And finally these are Carol Ann's maternal great-grandparents from Italy with some of their 21 children. She says, "Known in family history as "The 21," Alexander Graham Bell used them as a case study of large families. This photo was in "National Geographic" in June of 1919."

I wish I had time to tell you more of all the stories that have been posted on my Facebook page. Please keep doing that. Almost all are grainy. They're are black and white photos often depicting formally dressed, unsmiling immigrants willing to risk it all for a better life for themselves and their children. Arguably nowhere else on the planet has enabled so many dreams to be realized. Let's not lose sight of that.

Now, following the president's racially charged attacks on the so- called "squad," but before the "send her back" rally, a poll showed his support among Republicans increased. "Reuters" and "Ipsos" found that the president's net approval rating among Republicans rose five percentage points to 72 percent. And a front-page analysis by Nate Cohn in today's "New York Times" notes that, "The president's views on immigration and trade play relatively well in the Northern battlegrounds, including among the pivotal Obama-Trump voters."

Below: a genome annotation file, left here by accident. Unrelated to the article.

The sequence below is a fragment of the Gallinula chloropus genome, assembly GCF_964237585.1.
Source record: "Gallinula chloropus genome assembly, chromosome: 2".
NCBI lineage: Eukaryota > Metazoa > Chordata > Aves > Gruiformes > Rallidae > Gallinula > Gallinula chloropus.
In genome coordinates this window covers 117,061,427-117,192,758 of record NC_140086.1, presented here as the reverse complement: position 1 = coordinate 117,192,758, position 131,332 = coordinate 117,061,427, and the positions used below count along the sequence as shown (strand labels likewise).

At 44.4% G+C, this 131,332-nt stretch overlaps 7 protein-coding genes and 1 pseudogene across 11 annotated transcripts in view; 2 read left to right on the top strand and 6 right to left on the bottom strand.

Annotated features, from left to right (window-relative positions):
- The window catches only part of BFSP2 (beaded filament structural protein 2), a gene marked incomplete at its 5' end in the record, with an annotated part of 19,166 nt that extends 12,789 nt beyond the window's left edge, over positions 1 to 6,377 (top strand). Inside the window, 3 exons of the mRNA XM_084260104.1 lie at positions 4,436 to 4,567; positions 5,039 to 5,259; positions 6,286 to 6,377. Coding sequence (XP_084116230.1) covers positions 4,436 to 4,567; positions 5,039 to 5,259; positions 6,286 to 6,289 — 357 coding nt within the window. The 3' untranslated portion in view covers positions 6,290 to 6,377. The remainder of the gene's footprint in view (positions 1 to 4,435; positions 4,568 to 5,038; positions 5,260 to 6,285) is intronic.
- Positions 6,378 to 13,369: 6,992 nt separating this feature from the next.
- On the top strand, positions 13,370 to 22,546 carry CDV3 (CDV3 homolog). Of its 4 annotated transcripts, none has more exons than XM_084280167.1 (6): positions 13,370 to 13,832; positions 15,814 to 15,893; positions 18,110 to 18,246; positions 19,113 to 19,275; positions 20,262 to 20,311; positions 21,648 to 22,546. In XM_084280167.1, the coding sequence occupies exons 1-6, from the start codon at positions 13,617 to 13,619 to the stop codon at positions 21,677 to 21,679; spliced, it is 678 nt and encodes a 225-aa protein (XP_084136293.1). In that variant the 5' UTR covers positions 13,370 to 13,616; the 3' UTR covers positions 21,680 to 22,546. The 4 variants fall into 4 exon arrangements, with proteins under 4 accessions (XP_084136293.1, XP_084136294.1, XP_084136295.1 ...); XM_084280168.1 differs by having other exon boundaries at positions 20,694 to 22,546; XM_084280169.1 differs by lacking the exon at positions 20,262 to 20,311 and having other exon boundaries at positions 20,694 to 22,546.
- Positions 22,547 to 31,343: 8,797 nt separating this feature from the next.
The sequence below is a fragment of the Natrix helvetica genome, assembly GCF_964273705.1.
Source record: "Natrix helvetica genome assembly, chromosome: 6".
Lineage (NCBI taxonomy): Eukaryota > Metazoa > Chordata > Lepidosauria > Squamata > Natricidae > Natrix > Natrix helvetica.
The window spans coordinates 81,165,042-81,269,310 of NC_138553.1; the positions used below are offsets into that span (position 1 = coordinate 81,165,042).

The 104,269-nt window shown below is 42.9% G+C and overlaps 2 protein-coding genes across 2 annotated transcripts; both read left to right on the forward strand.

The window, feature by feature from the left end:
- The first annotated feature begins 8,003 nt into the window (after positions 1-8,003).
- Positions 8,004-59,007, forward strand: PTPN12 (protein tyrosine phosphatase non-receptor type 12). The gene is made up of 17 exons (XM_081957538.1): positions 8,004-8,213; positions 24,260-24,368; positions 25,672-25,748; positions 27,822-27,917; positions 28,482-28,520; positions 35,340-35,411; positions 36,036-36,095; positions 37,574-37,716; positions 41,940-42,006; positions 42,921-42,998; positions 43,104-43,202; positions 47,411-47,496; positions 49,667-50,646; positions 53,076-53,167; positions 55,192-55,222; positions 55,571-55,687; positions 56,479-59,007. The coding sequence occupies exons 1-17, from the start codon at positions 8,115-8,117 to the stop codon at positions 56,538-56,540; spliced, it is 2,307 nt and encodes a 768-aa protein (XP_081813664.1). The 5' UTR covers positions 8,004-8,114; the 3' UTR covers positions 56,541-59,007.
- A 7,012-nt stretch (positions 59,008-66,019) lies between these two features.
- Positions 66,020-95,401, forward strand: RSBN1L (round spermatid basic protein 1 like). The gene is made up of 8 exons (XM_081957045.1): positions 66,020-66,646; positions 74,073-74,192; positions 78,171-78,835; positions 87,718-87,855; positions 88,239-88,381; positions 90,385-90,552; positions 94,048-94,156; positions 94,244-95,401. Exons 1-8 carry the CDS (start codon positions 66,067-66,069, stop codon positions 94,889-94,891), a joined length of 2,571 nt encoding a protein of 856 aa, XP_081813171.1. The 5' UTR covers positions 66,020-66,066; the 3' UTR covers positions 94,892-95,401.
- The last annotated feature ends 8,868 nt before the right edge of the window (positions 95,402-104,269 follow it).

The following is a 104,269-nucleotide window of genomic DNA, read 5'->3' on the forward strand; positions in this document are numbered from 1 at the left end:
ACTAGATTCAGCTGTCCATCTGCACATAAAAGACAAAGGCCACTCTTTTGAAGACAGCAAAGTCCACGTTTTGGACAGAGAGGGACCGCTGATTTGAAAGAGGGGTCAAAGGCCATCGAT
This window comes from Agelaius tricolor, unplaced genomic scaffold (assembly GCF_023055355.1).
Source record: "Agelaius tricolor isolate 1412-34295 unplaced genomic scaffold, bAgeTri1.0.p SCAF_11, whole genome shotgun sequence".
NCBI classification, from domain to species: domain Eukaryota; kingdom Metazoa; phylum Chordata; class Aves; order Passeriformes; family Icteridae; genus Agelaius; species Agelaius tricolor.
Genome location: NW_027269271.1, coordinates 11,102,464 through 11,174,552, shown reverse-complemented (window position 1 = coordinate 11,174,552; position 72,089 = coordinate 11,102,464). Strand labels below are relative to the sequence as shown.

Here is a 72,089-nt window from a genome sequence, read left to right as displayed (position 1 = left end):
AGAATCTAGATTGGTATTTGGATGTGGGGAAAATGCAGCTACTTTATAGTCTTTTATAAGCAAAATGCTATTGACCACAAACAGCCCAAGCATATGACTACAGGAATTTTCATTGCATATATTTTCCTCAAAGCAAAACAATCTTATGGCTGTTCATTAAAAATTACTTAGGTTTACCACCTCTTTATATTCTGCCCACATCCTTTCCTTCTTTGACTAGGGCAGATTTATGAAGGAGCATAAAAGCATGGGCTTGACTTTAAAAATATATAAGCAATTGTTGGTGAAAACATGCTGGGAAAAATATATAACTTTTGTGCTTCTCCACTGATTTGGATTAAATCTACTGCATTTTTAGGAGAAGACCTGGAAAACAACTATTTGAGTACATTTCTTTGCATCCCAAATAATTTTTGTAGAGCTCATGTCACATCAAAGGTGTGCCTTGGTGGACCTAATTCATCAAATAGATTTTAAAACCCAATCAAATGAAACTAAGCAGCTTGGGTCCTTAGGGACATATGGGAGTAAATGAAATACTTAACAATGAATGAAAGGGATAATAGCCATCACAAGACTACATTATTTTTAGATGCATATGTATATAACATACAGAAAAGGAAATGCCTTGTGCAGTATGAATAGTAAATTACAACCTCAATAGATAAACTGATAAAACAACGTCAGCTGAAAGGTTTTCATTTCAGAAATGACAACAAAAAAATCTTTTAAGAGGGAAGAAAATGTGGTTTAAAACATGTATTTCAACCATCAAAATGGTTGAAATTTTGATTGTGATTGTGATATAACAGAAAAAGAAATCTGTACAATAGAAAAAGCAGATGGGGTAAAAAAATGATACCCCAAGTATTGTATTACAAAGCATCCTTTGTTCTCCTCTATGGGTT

Now, maybe you're saying, wait a minute. Isn't this costing him with independently minded folks or, more importantly, swing voters? Surely they're not going to like his stance. Well, not so fast. Richard Thau of Engagious has been doing these very intriguing focus groups all across the country among swing voters and he joins me now.

So Rich, you were most recently in Michigan and let's make clear that these are folks who were for Obama and then Trump or Romney and then Hillary. What are they thinking about immigration?

RICH THAU, RUNNING FOCUS GROUPS OF SWING-STATE VOTERS: Well, it might sound counterintuitive, but it turns out that President Trump benefits politically by having all of these migrants massed at the border. Six of the 12 people in my focus group told me that immigration is their number-one issue going into 2020 and the thing for them is they want to build a wall.

They want to send people back to where they came from. They think that giving people food and shelter only encourages more people to come here and from their perspective, the only thing that stands between them and the migrants coming to their community is President Trump. He's protecting them.